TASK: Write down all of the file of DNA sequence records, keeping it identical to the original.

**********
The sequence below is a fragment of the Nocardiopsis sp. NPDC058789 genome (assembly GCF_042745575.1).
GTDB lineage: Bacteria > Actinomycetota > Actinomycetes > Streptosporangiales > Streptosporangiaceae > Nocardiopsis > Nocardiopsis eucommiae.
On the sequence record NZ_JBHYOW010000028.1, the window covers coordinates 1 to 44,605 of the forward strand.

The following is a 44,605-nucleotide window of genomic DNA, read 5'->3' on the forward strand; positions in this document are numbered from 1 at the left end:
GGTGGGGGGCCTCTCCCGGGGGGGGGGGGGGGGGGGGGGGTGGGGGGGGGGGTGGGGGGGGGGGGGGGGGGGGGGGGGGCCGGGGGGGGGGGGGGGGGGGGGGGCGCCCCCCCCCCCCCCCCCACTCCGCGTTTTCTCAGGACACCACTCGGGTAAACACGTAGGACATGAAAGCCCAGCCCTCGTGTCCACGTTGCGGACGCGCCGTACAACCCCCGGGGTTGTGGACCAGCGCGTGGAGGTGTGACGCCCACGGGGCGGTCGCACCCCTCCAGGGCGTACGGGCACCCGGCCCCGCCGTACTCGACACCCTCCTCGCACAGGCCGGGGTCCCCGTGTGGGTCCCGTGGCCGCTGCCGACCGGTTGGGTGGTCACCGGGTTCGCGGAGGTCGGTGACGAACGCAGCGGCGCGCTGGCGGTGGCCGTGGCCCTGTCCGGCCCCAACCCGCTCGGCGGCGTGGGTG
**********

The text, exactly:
The sequence below is a fragment of the Nocardiopsis sp. NPDC058789 genome (assembly GCF_042745575.1).
GTDB lineage: Bacteria > Actinomycetota > Actinomycetes > Streptosporangiales > Streptosporangiaceae > Nocardiopsis > Nocardiopsis eucommiae.
On the sequence record NZ_JBHYOW010000028.1, the window covers coordinates 1 to 44,605 of the forward strand.

The following is a 44,605-nucleotide window of genomic DNA, read 5'->3' on the forward strand; positions in this document are numbered from 1 at the left end:
GGTGGGGGGCCTCTCCCGGGGGGGGGGGGGGGGGGGGGGGTGGGGGGGGGGGTGGGGGGGGGGGGGGGGGGGGGGGGGGCCGGGGGGGGGGGGGGGGGGGGGGGCGCCCCCCCCCCCCCCCCCACTCCGCGTTTTCTCAGGACACCACTCGGGTAAACACGTAGGACATGAAAGCCCAGCCCTCGTGTCCACGTTGCGGACGCGCCGTACAACCCCCGGGGTTGTGGACCAGCGCGTGGAGGTGTGACGCCCACGGGGCGGTCGCACCCCTCCAGGGCGTACGGGCACCCGGCCCCGCCGTACTCGACACCCTCCTCGCACAGGCCGGGGTCCCCGTGTGGGTCCCGTGGCCGCTGCCGACCGGTTGGGTGGTCACCGGGTTCGCGGAGGTCGGTGACGAACGCAGCGGCGCGCTGGCGGTGGCCGTGGCCCTGTCCGGCCCCAACCCGCTCGGCGGCGTGGGTG